CEO of Deciem cosmetics brand ousted at request of Estée Lauder

The founder of Deciem, the self-professed "Abnormal Beauty Company," saw his reign at the Toronto cosmetics brand come to an unusual end on Friday — at least for now. A judge approved an Ontario court application from Estée Lauder Companies Inc., which holds a reported 28 per cent stake in Deciem.

Brandon Truaxe is out after turbulent week, which included shuttering all the company's stores

Deciem CEO Brandon Truaxe was removed from his position — on an interim basis — through a successful court application Friday. (Bill Arnold/CBC)

The founder of Deciem, the self-professed "Abnormal Beauty Company," saw his reign at the Toronto cosmetics brand come to an unusual end on Friday — at least for now.

Brandon Truaxe was ousted from his role as the company's chief executive and board member on an interim basis after a judge approved an Ontario court application from Estée Lauder Companies Inc., which holds a reported 28 per cent stake in Deciem.

New York-based Estée Lauder pushed for Truaxe to be removed from the company, barred from "issuing statements or circulating media" on Deciem's social media accounts, and restricted from talking to the company's employees or making personnel and business changes to Deciem.

In its application, Estée Lauder said its fight to oust Truaxe was fuelled by hundreds of "outrageous, disturbing, defamatory, and/or offensive posts" he made on Deciem's social media pages over the last year that "harmed" the business and its reputation.

'He has essentially lit the company on fire'

Estée Lauder pointed to a weekend Instagram post from Truaxe, where he announced Deciem operations would be shutting down until further notice and alluded to criminal misconduct.

"Please take me seriously," he said, in the video that tagged dozens of celebrities and well-known brands including U.S. President Donald Trump. "Almost everyone at Deciem has been involved in a major criminal activity, which includes financial crimes and much other. You have no idea what a soldier I have been for 13 years."

Mark Gelowitz, a lawyer representing Estée Lauder, said Truaxe's Instagram posts and his decision to close the business had caused notices of breach from landlords, concerns from suppliers and legal claims from employees to start "piling up."

"He has essentially lit the company on fire," Gelowitz told a judge. "Maybe he was once a diabolical marketing genius building the brand … but he's gone too far."

Accounting firm appointed

Judge Michael Penny, who granted Estée Lauder's application to remove Truaxe, also approved the company's demand for PwC LLP to be appointed to investigate Truaxe's claims of criminal activity and report on Deciem's financial condition to its board of directors.

Deciem's board consisted of Truaxe, his longtime business partner Pasquale Cusano and Estée Lauder's nominee Andrew Ross.

Truaxe and Deciem did not respond to requests for comment. Cusano's lawyer, Derek Bell, said in court that his client "wholly shares [Estée Lauder]'s concerns" and would not be arguing against the application. Deciem's lawyer appeared in court, but said the company had not instructed him on how to respond to the application.

Toronto cosmetics brand Deciem bills itself as 'The Abnormal Beauty Company.' (Keith Whelan/CBC)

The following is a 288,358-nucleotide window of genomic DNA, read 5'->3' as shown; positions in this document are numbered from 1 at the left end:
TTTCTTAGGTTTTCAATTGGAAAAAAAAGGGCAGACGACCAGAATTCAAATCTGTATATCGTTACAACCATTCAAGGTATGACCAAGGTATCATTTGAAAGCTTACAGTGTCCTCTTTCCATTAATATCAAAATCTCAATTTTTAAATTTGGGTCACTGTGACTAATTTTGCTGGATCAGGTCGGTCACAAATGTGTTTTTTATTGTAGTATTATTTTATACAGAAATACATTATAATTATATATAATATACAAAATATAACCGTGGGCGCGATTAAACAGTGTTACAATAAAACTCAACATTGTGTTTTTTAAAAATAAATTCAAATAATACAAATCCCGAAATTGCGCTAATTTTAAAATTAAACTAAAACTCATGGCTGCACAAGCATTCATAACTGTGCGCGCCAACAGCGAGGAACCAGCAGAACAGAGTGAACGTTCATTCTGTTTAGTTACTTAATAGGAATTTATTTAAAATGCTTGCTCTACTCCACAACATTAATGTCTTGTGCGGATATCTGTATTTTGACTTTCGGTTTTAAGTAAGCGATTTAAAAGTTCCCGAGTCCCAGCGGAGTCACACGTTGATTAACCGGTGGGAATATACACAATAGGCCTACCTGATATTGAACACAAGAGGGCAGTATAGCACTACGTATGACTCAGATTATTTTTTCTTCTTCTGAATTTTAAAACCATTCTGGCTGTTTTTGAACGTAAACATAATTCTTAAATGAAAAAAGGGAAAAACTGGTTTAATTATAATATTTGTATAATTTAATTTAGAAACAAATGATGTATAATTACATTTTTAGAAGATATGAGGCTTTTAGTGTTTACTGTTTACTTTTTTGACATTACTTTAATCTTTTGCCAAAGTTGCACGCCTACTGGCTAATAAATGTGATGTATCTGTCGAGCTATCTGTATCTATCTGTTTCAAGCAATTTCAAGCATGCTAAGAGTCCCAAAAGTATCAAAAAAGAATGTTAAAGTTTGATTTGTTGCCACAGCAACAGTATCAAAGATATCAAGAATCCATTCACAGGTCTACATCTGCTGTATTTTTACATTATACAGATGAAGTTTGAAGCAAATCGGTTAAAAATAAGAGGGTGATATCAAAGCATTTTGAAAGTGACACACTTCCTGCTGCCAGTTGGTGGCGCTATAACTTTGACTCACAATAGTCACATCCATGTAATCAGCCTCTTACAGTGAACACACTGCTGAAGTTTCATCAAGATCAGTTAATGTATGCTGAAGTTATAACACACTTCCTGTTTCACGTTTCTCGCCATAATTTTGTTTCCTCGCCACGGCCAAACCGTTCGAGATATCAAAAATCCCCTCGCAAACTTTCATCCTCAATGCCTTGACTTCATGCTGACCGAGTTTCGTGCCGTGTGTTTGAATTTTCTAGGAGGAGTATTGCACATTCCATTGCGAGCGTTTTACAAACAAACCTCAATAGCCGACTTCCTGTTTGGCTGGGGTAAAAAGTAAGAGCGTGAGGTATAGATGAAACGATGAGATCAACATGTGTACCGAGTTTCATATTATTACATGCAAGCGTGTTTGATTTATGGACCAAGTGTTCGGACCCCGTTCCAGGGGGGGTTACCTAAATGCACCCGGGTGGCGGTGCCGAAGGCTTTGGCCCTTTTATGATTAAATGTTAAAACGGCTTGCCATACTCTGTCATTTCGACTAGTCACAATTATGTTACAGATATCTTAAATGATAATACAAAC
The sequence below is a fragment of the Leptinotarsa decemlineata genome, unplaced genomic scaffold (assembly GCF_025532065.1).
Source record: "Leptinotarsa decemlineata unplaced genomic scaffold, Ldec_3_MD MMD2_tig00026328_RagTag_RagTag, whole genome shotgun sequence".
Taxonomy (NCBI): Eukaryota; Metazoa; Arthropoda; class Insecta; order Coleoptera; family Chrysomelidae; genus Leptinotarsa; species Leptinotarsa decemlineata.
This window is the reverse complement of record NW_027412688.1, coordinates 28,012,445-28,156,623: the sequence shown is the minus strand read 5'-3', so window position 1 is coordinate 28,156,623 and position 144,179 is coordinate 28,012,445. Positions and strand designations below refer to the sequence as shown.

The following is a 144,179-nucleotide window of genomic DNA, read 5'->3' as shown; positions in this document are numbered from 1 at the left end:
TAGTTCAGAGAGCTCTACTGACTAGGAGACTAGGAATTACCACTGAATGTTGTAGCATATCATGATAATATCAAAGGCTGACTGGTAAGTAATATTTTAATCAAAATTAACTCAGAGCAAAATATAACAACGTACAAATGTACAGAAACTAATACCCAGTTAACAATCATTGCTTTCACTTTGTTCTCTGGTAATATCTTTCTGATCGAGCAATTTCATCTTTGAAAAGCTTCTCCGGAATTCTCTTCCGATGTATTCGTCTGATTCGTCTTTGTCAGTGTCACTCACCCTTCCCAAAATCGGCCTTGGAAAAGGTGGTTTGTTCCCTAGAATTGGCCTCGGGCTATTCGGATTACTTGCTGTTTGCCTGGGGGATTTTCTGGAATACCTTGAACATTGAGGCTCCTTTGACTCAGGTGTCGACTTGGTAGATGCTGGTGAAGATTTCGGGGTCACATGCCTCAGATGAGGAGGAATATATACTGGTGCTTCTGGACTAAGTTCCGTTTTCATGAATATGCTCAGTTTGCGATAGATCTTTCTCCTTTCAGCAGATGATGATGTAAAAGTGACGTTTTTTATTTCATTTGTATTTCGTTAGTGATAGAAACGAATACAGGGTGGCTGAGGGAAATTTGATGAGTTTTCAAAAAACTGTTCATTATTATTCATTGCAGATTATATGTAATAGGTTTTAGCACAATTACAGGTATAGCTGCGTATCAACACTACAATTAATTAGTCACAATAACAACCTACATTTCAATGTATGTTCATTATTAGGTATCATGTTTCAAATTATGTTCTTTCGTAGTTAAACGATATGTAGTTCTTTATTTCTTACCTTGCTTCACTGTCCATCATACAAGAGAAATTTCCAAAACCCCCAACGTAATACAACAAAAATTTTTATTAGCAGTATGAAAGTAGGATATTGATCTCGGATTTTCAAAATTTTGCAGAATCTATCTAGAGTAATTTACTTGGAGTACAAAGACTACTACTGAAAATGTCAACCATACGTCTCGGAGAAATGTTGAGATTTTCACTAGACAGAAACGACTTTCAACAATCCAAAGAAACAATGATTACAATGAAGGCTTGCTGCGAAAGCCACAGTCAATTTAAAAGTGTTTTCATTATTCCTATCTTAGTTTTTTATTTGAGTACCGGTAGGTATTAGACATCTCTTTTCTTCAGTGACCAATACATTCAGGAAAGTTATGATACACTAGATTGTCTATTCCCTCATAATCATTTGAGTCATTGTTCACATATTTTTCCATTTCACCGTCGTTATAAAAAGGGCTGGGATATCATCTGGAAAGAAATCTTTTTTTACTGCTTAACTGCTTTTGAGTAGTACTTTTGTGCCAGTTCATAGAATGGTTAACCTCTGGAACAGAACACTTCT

Since Estée Lauder filed the application, Truaxe has taken to Instagram to post a handful of missives, including copies of Estée Lauder's application, emails to and from Gelowitz, copies of text message conversations about his access to Deciem's social media accounts and rants about alcohol service at an Amsterdam hotel where he purports to be staying.

Unfortunately,Truaxe'sconduct has continued to become more erratic and concerning.- Estée Lauder court filing

"Truaxe has exhibited extremely erratic, disturbing and offensive behaviour in his role as president and chief executive officer over the course of this year," Estée Lauder's court filing said. "Unfortunately, Truaxe's conduct has continued to become more erratic and concerning."

In its legal filing, Estée Lauder said Truaxe's decision to shut down the company, which attracted celebrity fans including Kim Kardashian West with its inexpensive "The Ordinary" line, happened without consulting Deciem's board or Estée Lauder.

The company alleged Truaxe also sent a mass email "purporting to terminate for cause various employees and members of Deciem's executive team, including [his] co-chief executive officer and the chief financial officer."

Estée Lauder alleged Truaxe threatened that anyone who did not follow his directions "will be terminated."

Replacement appointed

In court Friday, Nicola Kilner was appointed to replace Truaxe at Deciem's helm. Lawyers for Estée Lauder, Deciem and Cusano said they had spoken to Kilner who is willing to take the reins of the company and hopes to get the brand operating again on Saturday. Kilner did not respond to requests for comment.

Kilner served as Deciem's CEO until February, when Truaxe had her removed from the company. By July, he was celebrating her return to the brand on Instagram.

In a statement emailed to CBC, Estée Lauder said the court decision reinforces the company's "strong commitment" to Deciem and its employees.

"We are confident that Deciem will continue to provide its consumers with the incredible products that they know and love," it said in the statement.

"As a minority investor, we strongly support Nicola Kilner, the Deciem leadership team and its employees as they continue to run their business."

Estée Lauder's court filing said Truaxe's choices around Kilner's employment were made "unilaterally" and without being run by the board of directors or Estée Lauder.